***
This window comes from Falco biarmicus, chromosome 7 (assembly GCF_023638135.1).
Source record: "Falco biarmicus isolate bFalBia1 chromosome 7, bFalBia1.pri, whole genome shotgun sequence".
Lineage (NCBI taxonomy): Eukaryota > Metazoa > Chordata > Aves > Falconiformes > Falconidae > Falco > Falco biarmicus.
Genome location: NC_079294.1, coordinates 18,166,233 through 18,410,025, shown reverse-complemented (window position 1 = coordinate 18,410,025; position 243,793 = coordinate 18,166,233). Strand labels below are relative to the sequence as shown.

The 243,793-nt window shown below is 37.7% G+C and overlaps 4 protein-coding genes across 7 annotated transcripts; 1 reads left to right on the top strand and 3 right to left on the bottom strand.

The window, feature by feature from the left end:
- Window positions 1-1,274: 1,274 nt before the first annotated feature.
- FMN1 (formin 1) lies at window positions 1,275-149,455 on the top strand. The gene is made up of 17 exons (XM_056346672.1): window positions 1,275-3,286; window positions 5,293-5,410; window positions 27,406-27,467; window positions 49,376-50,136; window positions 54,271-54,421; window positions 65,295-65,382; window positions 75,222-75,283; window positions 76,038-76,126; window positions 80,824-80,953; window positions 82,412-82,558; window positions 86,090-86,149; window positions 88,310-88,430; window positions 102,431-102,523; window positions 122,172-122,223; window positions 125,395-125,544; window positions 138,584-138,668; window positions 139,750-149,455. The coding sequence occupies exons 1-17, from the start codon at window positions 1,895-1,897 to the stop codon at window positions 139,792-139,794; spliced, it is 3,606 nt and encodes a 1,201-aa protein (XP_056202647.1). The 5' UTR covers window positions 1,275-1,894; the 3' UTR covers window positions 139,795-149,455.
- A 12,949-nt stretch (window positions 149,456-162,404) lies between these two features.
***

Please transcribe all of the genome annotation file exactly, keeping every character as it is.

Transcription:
This window comes from Falco biarmicus, chromosome 7 (assembly GCF_023638135.1).
Source record: "Falco biarmicus isolate bFalBia1 chromosome 7, bFalBia1.pri, whole genome shotgun sequence".
Lineage (NCBI taxonomy): Eukaryota > Metazoa > Chordata > Aves > Falconiformes > Falconidae > Falco > Falco biarmicus.
Genome location: NC_079294.1, coordinates 18,166,233 through 18,410,025, shown reverse-complemented (window position 1 = coordinate 18,410,025; position 243,793 = coordinate 18,166,233). Strand labels below are relative to the sequence as shown.

The 243,793-nt window shown below is 37.7% G+C and overlaps 4 protein-coding genes across 7 annotated transcripts; 1 reads left to right on the top strand and 3 right to left on the bottom strand.

The window, feature by feature from the left end:
- Window positions 1-1,274: 1,274 nt before the first annotated feature.
- FMN1 (formin 1) lies at window positions 1,275-149,455 on the top strand. The gene is made up of 17 exons (XM_056346672.1): window positions 1,275-3,286; window positions 5,293-5,410; window positions 27,406-27,467; window positions 49,376-50,136; window positions 54,271-54,421; window positions 65,295-65,382; window positions 75,222-75,283; window positions 76,038-76,126; window positions 80,824-80,953; window positions 82,412-82,558; window positions 86,090-86,149; window positions 88,310-88,430; window positions 102,431-102,523; window positions 122,172-122,223; window positions 125,395-125,544; window positions 138,584-138,668; window positions 139,750-149,455. The coding sequence occupies exons 1-17, from the start codon at window positions 1,895-1,897 to the stop codon at window positions 139,792-139,794; spliced, it is 3,606 nt and encodes a 1,201-aa protein (XP_056202647.1). The 5' UTR covers window positions 1,275-1,894; the 3' UTR covers window positions 139,795-149,455.
- A 12,949-nt stretch (window positions 149,456-162,404) lies between these two features.